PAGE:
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The Journal – July Issue

27 Jul, 12 | by shellraine, e-Media Editor

Highlights from this issue include:

Norethisterone and VTE risk

Diana Mansour’s article previewed at online first and in the 15th June blog. See page 148

Helping women with hirsutism

Editor’s Choice article – Stephen Franks provides useful guidance for helping women with this common and often distressing condition. See page 182

US administration’s attitude to family planning

The winner of the 2010 Margaret Jackson Prize Essay for undergraduate medical students has looked at the differences between the Bush and Obama administrations’ attitudes to family planning and abortion. See page 187

Avoiding a shocking experience with intrauterine contraceptive procedures.

Aisling Baird et al. make a compelling case for adherence to the current Faculty and UK Resuscitation Council guidelines. The last time this issue was raised, in the January 2011 edition of the journal, a flood of letters followed. See page 191

Nurse Training in the UK

Shelley Mehigan & Janice Burnett describe and discuss the Berkshire training programme for nurses which mimics the DFSRH. See page 194

The SDM: a realistic option for longer-term use

A report on the experience of nearly 500 women who used the Standard Days Method for between 2 and 3 years. See page 150

CycleBeads: the latest in ‘contraceptive jewellery’!

Describes CycleBeads®, a colour-coded string of beads, that are a visual tool that helps women use the SDM correctly. See page 157

Ovarian and cervical cancer: better awareness, earlier recognition, improved outcome?

Simon and colleagues developed and validated reliable disease-specific Cancer Awareness Measurement tools for both forms of cancer, testing them in matched comparison groups. See page 167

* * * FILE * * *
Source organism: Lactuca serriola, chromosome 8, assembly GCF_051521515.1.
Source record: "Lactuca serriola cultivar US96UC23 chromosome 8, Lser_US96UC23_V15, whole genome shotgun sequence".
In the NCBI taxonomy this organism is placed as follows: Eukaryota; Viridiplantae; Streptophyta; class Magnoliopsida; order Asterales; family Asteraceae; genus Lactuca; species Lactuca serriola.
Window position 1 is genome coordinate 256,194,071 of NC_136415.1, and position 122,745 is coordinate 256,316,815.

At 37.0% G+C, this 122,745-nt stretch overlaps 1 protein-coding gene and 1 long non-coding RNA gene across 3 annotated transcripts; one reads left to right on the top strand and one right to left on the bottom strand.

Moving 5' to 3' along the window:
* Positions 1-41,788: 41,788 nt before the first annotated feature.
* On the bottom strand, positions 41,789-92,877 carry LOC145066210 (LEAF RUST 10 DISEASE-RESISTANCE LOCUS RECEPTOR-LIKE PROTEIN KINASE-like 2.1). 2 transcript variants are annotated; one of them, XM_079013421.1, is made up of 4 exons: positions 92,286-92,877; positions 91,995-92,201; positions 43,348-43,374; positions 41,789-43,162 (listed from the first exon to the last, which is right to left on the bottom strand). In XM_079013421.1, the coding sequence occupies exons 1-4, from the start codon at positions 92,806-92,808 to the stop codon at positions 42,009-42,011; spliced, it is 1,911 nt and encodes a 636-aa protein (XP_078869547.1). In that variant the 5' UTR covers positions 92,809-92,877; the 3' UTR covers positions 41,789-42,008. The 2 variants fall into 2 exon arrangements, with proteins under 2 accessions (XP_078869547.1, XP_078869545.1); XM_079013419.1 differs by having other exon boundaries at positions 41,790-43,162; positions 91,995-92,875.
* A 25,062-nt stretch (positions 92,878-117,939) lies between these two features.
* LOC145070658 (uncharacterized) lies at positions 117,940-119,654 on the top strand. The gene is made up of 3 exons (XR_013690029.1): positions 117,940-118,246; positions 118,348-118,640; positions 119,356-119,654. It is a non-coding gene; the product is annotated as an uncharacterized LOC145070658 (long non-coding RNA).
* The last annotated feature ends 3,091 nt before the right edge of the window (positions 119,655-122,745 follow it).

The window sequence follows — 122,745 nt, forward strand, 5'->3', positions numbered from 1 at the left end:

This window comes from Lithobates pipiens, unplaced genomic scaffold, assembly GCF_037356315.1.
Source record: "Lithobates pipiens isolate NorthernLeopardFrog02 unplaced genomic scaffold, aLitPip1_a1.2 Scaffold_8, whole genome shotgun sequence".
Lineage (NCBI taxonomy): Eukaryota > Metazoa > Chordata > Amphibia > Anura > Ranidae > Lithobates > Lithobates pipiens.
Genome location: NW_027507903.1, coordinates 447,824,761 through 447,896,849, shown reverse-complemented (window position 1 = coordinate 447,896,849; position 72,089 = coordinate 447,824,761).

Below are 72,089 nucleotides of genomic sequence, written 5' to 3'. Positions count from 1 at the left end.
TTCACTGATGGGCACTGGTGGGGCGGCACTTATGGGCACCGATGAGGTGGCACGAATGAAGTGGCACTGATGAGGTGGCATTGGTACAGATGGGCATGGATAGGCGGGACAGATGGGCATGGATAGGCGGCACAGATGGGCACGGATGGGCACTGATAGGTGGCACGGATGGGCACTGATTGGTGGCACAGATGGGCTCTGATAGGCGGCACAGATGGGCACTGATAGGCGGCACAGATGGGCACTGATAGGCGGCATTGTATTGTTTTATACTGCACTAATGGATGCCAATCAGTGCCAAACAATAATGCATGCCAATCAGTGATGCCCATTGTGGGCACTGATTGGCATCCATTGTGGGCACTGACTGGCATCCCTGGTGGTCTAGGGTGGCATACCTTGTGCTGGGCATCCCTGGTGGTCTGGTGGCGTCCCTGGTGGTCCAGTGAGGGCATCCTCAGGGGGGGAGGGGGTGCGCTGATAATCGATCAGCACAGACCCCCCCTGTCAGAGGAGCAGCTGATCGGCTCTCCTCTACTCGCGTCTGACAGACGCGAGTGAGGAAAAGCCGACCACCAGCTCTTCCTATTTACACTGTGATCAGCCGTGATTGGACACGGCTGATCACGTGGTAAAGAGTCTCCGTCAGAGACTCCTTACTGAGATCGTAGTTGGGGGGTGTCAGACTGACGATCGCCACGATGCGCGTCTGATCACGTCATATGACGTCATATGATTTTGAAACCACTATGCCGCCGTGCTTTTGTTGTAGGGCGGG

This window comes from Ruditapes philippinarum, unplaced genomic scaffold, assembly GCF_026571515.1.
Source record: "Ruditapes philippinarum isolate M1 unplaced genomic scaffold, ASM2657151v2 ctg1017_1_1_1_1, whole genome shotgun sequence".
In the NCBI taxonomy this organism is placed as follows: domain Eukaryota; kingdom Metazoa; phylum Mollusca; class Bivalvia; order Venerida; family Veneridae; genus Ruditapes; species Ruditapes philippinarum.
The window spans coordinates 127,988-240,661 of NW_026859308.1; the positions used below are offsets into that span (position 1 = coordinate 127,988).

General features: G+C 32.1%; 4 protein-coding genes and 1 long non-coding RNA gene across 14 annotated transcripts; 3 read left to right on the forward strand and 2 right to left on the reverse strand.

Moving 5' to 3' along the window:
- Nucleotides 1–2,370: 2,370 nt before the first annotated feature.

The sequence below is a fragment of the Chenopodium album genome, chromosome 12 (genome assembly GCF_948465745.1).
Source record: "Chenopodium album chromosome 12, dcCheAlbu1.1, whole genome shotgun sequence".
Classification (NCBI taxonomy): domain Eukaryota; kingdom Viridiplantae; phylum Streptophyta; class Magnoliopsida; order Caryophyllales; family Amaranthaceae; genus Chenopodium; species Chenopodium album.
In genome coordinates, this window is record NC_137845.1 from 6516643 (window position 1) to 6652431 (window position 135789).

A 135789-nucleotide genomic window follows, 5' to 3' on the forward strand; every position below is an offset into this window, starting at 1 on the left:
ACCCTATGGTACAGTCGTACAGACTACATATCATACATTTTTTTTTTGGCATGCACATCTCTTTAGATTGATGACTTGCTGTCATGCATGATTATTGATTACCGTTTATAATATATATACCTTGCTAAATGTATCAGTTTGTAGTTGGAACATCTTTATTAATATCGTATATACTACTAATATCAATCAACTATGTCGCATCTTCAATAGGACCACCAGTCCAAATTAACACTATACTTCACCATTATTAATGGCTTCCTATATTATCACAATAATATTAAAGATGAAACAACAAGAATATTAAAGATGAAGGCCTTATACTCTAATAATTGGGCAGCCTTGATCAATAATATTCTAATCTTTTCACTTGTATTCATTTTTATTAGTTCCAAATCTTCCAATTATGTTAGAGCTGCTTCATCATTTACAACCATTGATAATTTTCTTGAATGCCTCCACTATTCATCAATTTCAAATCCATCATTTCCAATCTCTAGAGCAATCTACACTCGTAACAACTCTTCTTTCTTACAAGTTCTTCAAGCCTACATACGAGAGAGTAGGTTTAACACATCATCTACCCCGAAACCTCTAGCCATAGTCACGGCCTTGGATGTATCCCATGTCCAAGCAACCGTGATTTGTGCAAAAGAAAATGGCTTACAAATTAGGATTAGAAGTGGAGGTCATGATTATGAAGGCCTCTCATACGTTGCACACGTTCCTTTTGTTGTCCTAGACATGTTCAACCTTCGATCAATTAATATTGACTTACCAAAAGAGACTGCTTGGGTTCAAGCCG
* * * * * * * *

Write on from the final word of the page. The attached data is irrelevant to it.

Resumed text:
Encouraging IUD uptake after medical TOP

Sharon Cameron and colleagues in Edinburgh created a fast-track referral service so that women who had undergone early medical abortion & wished to use intrauterine contraception afterwards could be seen promptly for fitting. See page 175

Psychosexual therapists speak out

Psychosexual therapy can seem like one of the dark arts, but in this issue Consumer Correspondent Susan Quilliam brings us the therapists’ own stories. See page 196


The UK Sexual Health Awards 2012 winners announced

16 Mar, 12 | by shellraine, e-Media Editor

The celebration, hosted by Nitin Ganatra (Eastenders), to mark the hard work and dedication of people involved in sexual health across the UK took place at Troxy, London. Celebrities, including Janet Ellis, Zoe Margolis, Sharon Marshall, Johnny Partridge and our own Susan Quilliam and Alison Hadley were in attendance to show support and present awards to:

Sexual health professional of the year: Kay Elmy, Peterborough Contraceptive and Sexual Health Service.
JLS young person of the year: Azizi Kosoko, Terrence Higgins Trust.
Rosemary Goodchild Award for excellence in sexual health journalism: Sophie Goodchild for her article ‘Free love: what happened to AIDS?’  Men’s Health magazine.
Adult sexual health service/project of the year: ‘Morning-after-pill in the post’ campaign, bpas.
Young people’s sexual health service/project of the year: Sheffield Open Doors, Sheffield Contraception and Sexual Health Service, School Nursing Service and the Young People’s Drug and Alcohol Service.
Pamela Sheridan Award for Innovation in SRE: Shropshire Respect Yourself Relationship and Sex Education Programme.
Lifetime Achievement in sexual health award presented to Professor Michael Adler CBE.

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Research highlights risks with current tests for Chlamydia trachomatis